Severe weather events lead South Carolina to establish a state office of resiliency

South Carolina is experiencing climate change like other spots in the United States and two impacts for the state are rising temperatures and severe weather events.

However, a recent report by the state’s Office of Resilience could give some ideas to citizens to help ease the impact of climate change.

“This is a great day for South Carolina,” said Chief Resilience Officer Ben Duncan in a statement about the report. “South Carolinians are familiar with the devastating effects of hurricanes, flooding, and other extreme weather. Our office has been on the ground rebuilding and repairing homes and walking through the recovery process with our citizens. Now we have a plan that will help our communities address these risks proactively.”

One indicator of the state warming is the number of triple digit temperature days.

According to S.C. State Climatology Office data from 1887-2022, the maximum temperature has reached triple digits four times.

The highest temperature was 113 degrees on June 29, 2012 at the University of South Carolina in Columbia.

The floods in 2015 and hurricanes from 2016 and 2018 were all presidentially declared disasters, making federal funding available. Part of the reason the state’s legislature established the Office of Resilience was these three disasters occurred in less than four years.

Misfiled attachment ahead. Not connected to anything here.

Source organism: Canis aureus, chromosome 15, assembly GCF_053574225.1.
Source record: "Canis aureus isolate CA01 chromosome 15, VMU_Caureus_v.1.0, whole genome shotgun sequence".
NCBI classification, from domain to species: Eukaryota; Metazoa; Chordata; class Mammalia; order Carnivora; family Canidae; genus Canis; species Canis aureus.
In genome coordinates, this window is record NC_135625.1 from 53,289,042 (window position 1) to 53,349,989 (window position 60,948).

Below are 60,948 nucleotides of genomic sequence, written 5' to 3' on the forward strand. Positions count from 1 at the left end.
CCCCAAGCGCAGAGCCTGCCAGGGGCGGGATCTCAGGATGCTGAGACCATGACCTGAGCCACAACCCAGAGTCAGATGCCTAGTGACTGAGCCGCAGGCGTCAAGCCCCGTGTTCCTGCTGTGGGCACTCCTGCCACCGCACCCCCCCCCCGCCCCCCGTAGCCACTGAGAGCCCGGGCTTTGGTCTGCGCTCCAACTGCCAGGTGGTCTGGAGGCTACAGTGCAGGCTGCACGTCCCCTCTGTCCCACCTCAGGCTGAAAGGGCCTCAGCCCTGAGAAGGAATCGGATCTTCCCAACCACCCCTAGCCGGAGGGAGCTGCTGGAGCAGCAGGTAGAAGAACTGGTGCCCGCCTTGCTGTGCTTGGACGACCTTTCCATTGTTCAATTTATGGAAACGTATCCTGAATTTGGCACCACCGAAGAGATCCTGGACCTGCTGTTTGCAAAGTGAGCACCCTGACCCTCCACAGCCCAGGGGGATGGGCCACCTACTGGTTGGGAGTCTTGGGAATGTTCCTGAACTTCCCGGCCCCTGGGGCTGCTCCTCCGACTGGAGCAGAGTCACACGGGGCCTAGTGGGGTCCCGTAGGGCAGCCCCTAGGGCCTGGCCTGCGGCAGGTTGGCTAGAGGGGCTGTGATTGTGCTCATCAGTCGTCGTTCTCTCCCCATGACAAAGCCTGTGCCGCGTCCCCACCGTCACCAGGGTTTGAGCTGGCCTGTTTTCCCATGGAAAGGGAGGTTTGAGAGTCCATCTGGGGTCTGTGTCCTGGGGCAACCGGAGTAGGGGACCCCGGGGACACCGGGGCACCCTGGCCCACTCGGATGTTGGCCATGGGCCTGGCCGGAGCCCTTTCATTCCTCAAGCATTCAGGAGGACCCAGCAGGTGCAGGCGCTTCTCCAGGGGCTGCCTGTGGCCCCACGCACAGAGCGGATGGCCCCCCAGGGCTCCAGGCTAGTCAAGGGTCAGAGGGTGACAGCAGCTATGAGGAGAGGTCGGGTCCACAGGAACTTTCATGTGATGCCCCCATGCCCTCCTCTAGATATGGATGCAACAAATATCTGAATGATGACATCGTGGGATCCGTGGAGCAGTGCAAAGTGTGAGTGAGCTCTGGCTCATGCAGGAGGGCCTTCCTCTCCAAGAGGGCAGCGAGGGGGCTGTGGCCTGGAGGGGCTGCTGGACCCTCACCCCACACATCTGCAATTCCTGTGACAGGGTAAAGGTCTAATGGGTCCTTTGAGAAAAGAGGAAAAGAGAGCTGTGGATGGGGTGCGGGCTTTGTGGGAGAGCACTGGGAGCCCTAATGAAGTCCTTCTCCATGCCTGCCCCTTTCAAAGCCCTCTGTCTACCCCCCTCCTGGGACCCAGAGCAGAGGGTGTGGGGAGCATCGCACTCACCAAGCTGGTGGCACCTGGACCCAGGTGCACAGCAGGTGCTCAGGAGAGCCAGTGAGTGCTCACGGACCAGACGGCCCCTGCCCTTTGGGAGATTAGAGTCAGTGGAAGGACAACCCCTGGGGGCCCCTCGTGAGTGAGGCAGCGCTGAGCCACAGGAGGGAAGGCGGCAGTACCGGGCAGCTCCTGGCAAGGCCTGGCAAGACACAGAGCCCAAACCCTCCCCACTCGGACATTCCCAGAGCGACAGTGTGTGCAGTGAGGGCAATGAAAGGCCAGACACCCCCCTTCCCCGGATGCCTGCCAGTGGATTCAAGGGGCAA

In June 2023, the state’s Office of Resilience issued it’s strategic plan for risk reduction and had a section on climate trends. In that section, it stated South Carolina’s temperature will increase five to 10 degrees by 2100 depending on future greenhouse gas emissions.

The report stated South Carolina is in a position that’s vulnerable to tropical storms and hurricanes. While the impact of these storms have fluctuated in the Palmetto State, projections show greater wind and precipitation intensity for the storms that do occur.

Elsewhere in the report, it states that South Carolina’s coast is low-lying and vulnerable to rising sea level. The sea level has risen by approximately one foot and is expected to rise another foot by 2050.

The recommendations in the report include strengthening building codes, incorporating resilience into land use and housing recovery and improving data collection.